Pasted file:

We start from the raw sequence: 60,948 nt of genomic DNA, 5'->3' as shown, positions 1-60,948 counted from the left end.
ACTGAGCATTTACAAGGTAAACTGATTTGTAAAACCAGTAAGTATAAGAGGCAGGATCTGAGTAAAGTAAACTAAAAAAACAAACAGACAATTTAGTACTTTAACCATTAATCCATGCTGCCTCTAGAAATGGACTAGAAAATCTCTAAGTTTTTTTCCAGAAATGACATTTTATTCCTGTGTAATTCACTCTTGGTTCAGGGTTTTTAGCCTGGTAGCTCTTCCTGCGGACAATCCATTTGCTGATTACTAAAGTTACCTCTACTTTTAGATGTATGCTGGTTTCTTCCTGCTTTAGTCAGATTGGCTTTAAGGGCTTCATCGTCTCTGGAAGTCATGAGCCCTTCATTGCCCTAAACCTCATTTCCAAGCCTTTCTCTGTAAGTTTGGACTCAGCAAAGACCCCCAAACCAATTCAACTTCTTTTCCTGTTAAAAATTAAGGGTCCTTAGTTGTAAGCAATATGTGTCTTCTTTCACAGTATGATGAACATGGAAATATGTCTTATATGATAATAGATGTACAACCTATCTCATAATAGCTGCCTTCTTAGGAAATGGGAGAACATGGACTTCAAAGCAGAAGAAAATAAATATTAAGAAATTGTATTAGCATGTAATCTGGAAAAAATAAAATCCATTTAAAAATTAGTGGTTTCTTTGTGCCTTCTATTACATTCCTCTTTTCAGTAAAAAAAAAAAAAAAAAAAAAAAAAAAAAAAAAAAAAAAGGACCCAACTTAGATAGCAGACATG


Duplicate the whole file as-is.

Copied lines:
We start from the raw sequence: 60,948 nt of genomic DNA, 5'->3' as shown, positions 1-60,948 counted from the left end.
ACTGAGCATTTACAAGGTAAACTGATTTGTAAAACCAGTAAGTATAAGAGGCAGGATCTGAGTAAAGTAAACTAAAAAAACAAACAGACAATTTAGTACTTTAACCATTAATCCATGCTGCCTCTAGAAATGGACTAGAAAATCTCTAAGTTTTTTTCCAGAAATGACATTTTATTCCTGTGTAATTCACTCTTGGTTCAGGGTTTTTAGCCTGGTAGCTCTTCCTGCGGACAATCCATTTGCTGATTACTAAAGTTACCTCTACTTTTAGATGTATGCTGGTTTCTTCCTGCTTTAGTCAGATTGGCTTTAAGGGCTTCATCGTCTCTGGAAGTCATGAGCCCTTCATTGCCCTAAACCTCATTTCCAAGCCTTTCTCTGTAAGTTTGGACTCAGCAAAGACCCCCAAACCAATTCAACTTCTTTTCCTGTTAAAAATTAAGGGTCCTTAGTTGTAAGCAATATGTGTCTTCTTTCACAGTATGATGAACATGGAAATATGTCTTATATGATAATAGATGTACAACCTATCTCATAATAGCTGCCTTCTTAGGAAATGGGAGAACATGGACTTCAAAGCAGAAGAAAATAAATATTAAGAAATTGTATTAGCATGTAATCTGGAAAAAATAAAATCCATTTAAAAATTAGTGGTTTCTTTGTGCCTTCTATTACATTCCTCTTTTCAGTAAAAAAAAAAAAAAAAAAAAAAAAAAAAAAAAAAAAAAAGGACCCAACTTAGATAGCAGACATG